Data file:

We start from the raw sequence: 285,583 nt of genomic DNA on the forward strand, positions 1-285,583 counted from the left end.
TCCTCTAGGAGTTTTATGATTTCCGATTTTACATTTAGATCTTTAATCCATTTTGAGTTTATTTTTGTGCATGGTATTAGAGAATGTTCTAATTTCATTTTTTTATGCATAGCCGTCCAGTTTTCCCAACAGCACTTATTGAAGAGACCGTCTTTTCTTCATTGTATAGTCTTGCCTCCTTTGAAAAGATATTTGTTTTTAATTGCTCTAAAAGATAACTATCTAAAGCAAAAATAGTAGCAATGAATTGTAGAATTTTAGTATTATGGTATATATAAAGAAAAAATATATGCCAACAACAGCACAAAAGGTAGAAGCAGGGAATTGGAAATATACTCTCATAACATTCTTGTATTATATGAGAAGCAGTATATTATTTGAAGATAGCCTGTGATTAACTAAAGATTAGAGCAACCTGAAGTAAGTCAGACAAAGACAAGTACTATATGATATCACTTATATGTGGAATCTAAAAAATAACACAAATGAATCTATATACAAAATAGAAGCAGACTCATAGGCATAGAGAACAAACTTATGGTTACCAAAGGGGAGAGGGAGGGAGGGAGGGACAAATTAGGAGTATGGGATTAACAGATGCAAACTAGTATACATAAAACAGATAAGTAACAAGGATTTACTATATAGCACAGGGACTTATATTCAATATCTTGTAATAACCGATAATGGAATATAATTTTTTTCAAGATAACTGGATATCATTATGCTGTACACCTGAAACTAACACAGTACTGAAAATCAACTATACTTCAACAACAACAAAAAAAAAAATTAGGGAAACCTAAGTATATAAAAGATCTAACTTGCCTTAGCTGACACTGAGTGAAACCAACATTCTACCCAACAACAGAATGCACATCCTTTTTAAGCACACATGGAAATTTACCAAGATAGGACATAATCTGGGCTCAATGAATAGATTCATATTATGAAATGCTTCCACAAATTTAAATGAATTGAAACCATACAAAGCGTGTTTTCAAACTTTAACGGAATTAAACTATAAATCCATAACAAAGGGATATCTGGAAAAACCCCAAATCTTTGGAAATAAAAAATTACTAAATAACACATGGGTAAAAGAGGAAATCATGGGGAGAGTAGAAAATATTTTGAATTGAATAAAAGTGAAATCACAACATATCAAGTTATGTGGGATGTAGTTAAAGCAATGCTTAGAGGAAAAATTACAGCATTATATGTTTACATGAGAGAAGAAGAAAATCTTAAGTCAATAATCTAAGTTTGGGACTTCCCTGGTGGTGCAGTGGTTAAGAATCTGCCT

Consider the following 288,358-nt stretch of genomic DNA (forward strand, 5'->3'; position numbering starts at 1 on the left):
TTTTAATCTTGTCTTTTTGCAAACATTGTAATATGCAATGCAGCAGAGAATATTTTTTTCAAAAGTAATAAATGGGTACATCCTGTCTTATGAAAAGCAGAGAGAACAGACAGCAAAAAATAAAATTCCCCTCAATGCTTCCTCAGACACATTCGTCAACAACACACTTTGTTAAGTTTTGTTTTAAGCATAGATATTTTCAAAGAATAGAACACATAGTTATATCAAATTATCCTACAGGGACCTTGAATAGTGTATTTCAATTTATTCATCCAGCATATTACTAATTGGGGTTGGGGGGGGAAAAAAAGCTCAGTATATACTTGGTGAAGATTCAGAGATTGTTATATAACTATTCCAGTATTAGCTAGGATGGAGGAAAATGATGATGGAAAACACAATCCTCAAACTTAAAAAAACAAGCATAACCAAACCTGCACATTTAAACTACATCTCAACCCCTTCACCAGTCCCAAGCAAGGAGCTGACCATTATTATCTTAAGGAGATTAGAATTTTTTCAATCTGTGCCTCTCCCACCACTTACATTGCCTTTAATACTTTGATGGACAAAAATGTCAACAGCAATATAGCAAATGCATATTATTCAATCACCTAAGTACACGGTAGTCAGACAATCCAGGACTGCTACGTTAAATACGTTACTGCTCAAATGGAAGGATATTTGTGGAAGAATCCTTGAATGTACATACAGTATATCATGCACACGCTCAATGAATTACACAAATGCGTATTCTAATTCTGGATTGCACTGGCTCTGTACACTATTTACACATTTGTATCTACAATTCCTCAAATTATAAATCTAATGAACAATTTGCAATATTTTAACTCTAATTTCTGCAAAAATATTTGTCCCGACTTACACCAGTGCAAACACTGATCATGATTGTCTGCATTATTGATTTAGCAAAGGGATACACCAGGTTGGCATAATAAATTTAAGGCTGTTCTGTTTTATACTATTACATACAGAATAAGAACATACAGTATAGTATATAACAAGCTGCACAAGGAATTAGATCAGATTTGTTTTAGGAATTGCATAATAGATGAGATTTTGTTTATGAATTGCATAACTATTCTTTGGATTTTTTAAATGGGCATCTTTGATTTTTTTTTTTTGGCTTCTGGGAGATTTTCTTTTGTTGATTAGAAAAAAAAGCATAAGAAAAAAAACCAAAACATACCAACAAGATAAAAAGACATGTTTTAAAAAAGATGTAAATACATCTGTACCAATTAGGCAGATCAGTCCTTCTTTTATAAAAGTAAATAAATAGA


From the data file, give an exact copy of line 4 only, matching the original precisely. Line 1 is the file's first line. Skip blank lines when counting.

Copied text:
TTTTAATCTTGTCTTTTTGCAAACATTGTAATATGCAATGCAGCAGAGAATATTTTTTTCAAAAGTAATAAATGGGTACATCCTGTCTTATGAAAAGCAGAGAGAACAGACAGCAAAAAATAAAATTCCCCTCAATGCTTCCTCAGACACATTCGTCAACAACACACTTTGTTAAGTTTTGTTTTAAGCATAGATATTTTCAAAGAATAGAACACATAGTTATATCAAATTATCCTACAGGGACCTTGAATAGTGTATTTCAATTTATTCATCCAGCATATTACTAATTGGGGTTGGGGGGGGAAAAAAAGCTCAGTATATACTTGGTGAAGATTCAGAGATTGTTATATAACTATTCCAGTATTAGCTAGGATGGAGGAAAATGATGATGGAAAACACAATCCTCAAACTTAAAAAAACAAGCATAACCAAACCTGCACATTTAAACTACATCTCAACCCCTTCACCAGTCCCAAGCAAGGAGCTGACCATTATTATCTTAAGGAGATTAGAATTTTTTCAATCTGTGCCTCTCCCACCACTTACATTGCCTTTAATACTTTGATGGACAAAAATGTCAACAGCAATATAGCAAATGCATATTATTCAATCACCTAAGTACACGGTAGTCAGACAATCCAGGACTGCTACGTTAAATACGTTACTGCTCAAATGGAAGGATATTTGTGGAAGAATCCTTGAATGTACATACAGTATATCATGCACACGCTCAATGAATTACACAAATGCGTATTCTAATTCTGGATTGCACTGGCTCTGTACACTATTTACACATTTGTATCTACAATTCCTCAAATTATAAATCTAATGAACAATTTGCAATATTTTAACTCTAATTTCTGCAAAAATATTTGTCCCGACTTACACCAGTGCAAACACTGATCATGATTGTCTGCATTATTGATTTAGCAAAGGGATACACCAGGTTGGCATAATAAATTTAAGGCTGTTCTGTTTTATACTATTACATACAGAATAAGAACATACAGTATAGTATATAACAAGCTGCACAAGGAATTAGATCAGATTTGTTTTAGGAATTGCATAATAGATGAGATTTTGTTTATGAATTGCATAACTATTCTTTGGATTTTTTAAATGGGCATCTTTGATTTTTTTTTTTTGGCTTCTGGGAGATTTTCTTTTGTTGATTAGAAAAAAAAGCATAAGAAAAAAAACCAAAACATACCAACAAGATAAAAAGACATGTTTTAAAAAAGATGTAAATACATCTGTACCAATTAGGCAGATCAGTCCTTCTTTTATAAAAGTAAATAAATAGA